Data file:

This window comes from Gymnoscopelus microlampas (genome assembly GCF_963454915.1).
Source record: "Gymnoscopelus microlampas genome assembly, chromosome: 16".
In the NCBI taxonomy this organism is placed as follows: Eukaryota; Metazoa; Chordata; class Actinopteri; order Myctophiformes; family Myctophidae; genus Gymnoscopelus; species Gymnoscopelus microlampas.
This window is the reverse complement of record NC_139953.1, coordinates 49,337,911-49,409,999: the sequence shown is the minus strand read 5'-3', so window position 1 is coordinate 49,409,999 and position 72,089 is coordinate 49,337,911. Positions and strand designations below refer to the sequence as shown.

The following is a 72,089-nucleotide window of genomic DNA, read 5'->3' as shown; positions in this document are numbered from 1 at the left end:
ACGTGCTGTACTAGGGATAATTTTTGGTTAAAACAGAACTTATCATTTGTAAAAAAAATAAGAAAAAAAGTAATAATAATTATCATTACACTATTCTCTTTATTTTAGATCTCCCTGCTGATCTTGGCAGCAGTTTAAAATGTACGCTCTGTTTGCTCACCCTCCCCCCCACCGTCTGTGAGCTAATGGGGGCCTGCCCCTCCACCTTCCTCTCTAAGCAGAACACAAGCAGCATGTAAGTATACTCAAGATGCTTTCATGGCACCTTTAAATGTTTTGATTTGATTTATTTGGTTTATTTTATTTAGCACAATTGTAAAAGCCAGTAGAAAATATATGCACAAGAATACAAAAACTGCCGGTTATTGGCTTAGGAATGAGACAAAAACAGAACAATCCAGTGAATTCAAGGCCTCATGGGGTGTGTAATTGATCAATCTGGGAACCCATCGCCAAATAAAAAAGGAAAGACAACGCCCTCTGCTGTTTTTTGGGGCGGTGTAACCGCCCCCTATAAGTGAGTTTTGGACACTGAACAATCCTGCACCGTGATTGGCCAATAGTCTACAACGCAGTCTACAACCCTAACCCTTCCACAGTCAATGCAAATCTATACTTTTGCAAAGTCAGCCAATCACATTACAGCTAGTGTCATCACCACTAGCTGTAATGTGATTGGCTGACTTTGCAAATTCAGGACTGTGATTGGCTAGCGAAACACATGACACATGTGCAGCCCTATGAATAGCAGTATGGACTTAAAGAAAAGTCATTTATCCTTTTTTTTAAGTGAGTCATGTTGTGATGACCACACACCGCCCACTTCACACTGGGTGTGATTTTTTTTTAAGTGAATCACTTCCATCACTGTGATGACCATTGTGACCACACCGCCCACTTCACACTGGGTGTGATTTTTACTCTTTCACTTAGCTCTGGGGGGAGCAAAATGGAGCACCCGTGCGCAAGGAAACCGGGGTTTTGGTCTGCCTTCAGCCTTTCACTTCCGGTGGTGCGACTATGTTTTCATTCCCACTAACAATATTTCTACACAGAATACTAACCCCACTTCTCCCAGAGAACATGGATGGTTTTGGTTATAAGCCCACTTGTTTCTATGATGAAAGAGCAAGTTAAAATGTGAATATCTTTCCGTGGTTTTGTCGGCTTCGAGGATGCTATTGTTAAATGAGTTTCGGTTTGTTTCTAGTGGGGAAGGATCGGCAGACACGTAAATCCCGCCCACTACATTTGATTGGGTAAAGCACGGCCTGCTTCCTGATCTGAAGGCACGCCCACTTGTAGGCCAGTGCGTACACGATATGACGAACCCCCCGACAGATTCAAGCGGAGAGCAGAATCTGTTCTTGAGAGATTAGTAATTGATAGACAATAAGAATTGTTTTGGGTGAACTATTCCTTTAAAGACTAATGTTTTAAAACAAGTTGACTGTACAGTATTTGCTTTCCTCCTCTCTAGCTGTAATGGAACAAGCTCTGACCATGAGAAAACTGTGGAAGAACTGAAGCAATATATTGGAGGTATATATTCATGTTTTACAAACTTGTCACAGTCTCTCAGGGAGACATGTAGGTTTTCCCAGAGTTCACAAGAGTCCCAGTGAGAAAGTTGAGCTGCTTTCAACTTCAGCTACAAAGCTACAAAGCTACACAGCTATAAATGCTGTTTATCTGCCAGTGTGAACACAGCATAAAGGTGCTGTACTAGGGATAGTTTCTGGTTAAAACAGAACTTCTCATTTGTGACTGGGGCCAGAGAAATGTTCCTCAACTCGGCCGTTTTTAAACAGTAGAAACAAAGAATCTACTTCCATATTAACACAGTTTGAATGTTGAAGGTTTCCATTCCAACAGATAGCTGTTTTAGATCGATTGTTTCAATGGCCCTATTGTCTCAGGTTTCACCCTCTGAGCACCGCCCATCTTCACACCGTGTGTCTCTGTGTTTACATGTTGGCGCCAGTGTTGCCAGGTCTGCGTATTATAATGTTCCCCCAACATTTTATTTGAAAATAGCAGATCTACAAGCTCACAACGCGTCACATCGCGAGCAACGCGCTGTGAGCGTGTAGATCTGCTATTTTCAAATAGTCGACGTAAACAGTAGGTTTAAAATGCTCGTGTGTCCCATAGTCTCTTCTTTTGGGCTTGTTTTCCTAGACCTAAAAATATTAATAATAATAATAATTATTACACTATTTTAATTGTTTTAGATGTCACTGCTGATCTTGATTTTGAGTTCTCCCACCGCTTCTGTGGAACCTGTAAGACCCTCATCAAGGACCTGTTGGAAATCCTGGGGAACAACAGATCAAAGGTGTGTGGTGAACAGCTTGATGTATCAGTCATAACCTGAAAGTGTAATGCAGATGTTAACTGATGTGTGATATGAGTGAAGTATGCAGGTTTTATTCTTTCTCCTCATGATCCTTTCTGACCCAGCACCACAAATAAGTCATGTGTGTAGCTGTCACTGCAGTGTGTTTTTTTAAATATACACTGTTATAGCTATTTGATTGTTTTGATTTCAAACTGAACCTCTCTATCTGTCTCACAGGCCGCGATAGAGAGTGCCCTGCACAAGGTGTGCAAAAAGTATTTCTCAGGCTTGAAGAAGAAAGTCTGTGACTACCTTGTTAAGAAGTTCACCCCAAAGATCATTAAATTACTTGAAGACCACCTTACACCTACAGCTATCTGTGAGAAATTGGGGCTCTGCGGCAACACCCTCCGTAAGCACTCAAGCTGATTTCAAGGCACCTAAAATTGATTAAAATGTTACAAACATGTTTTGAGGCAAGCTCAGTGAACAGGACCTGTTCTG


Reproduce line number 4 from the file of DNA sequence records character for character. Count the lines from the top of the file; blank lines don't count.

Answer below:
This window is the reverse complement of record NC_139953.1, coordinates 49,337,911-49,409,999: the sequence shown is the minus strand read 5'-3', so window position 1 is coordinate 49,409,999 and position 72,089 is coordinate 49,337,911. Positions and strand designations below refer to the sequence as shown.